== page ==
Now, while the comprehension problem may remain, requiring presence at a verbal reading of the bill would be far more inconvenient to Members of Congress than signing an oath that they have read a bill. It takes a lot of time, and would generally slow down the process of legislation.

But notice that this requirement applies only to voting in favor of a bill. My proposal would allow someone to vote against a bill without having read (or heard) a word of it. Since the passage of bad legislation seem much more of a problem than the non-passage of good legislation, I think that it makes sense to put more of a burden on those who seek to pass legislation.

James Maxey said...

Thanks, Loren. Eric, I think your approach has merit, but I don't see why legislators opposing the bill should get a free pass from having to listen to the bill as well. I'm paying their salaries to go there and represent me; they are supposed to be my eyes and ears on legislation. I would want them just as informed in opposing legislation as in supporting it. I don't intend this to be a punishment to representatives who want to use government to get stuff done. I just want some proof that my representatives are actually doing their job.

Eric James Stone said...

James, suppose there's a 100-page bill entitled "The Health Care Nationalization Act," which by the provisions on its first page would provide government-funded health care for everyone in the United States.

A Member of Congress who supports some form of socialized medicine and votes for the bill should not be allowed to plead ignorance of the provision on page 97 that provides incentives for doctors to euthanize terminally ill patients in order to save funds.

But does a Member of Congress who opposes socialized medicine really need to read the whole bill in order to make an informed vote against it? He can know just from its first page that it is something he opposes.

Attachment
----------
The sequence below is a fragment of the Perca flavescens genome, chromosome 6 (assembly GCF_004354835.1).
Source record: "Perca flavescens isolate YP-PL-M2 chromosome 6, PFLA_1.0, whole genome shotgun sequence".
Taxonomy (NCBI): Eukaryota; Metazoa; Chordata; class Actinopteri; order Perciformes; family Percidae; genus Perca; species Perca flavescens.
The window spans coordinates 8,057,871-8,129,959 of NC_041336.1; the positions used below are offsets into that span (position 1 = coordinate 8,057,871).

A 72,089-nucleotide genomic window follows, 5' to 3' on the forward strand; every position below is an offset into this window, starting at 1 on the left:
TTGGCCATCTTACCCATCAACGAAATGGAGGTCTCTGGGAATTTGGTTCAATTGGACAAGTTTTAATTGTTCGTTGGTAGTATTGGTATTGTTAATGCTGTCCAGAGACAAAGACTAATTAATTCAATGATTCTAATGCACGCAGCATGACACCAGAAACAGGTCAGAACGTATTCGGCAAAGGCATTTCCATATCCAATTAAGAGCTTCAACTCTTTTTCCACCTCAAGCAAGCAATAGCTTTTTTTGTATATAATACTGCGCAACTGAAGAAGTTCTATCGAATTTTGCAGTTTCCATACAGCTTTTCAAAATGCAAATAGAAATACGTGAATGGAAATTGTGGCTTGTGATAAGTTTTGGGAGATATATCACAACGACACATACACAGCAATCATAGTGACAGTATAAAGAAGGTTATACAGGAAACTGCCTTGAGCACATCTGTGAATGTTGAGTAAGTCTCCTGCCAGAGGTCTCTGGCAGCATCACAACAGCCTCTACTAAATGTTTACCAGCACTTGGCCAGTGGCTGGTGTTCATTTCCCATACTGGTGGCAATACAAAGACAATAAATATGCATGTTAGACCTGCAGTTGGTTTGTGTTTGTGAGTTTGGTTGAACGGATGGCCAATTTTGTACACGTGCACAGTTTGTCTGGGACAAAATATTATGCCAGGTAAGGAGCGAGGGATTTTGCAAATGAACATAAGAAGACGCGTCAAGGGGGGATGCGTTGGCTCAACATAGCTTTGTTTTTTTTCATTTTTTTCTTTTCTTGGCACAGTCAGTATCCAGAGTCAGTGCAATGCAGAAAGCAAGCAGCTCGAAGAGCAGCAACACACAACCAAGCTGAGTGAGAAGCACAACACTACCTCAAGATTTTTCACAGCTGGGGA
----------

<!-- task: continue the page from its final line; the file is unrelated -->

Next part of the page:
James Maxey said...

Eric, I understand your logic on this, but it still seems like basic fairness that the reading requirement would cut both ways.

One potential problem with either of our proposals, however, is that it might wind up giving courts and beaurocrats even more power than they already have. I could see short, vaguely worded bills passing along the lines of, "This bill gives the EPA the authority to regulate disposable diapers" (or whatever), and punting to the EPA to draft the final regulations... which is pretty much what happens now, only frequently bridges and libraries somehow get attached.

I think at the heart of both our desires is the same thing, however: making our representatives actually do the jobs they are elected to do.

And, in truth, no constitutional amendments would be needed at all if the public would take up their part of the shared civic responsibility. It's perhaps appropriate that the national debt is placing every American citizen in hock. We voted for these lawmakers who ran up the debt, after all. It's the debt we're going to pass on to our grandkids that bothers me most.

John Brown said...

Both blogs make excellent points. I simply cannot believe someone would not read the bill.

However, I will say that my uncle, who was Chief of Staff for many years for Orrin Hatch told me of an experience when Hatch first arrived in Washington. He read every bill and showed up for every vote. He argued his position. He was completely invovled.

And he soon was taken aside and asked what the heck he was doing? That isn't how politics is done, he was told. You don't go fight every bill. Otherwise, you'll make too many enemies to do anything. You support who you can so you'll have support when you need it for things important to you.

So even if they showed up and listened, my question is whether it would make any difference at all.

James Maxey said...

My main concern with having legislators actually read the bills is that legislation is increasingly being passed in huge omnibus bills where everything and the kitchen sink gets thrown into a bill, and congressmen wind up supporting tons of odd little projects they wouldn't support if things were voted on individually.

For the stimulus bill, there are probably dozen of different laws being passed--I really don't know how many. But, you have a tax cut. You have an increase in certain road projects. You also have increased funding for children's health care, and the creation of a review panel to review competing health car treatments.

It seems to me that these four items alone should have required four different bills.

Our laws are being sold to us the same way cable TV gets sold to us. If we want three channels we will watch--Discovery, Cartoon Network, and Comedy central, for instance--we also have to pay for 50 channels we never watch.

I just hate seeing laws get passed with the same approach. To do one good thing, you have to swallow a dozen useless, dumb, or even harmful things.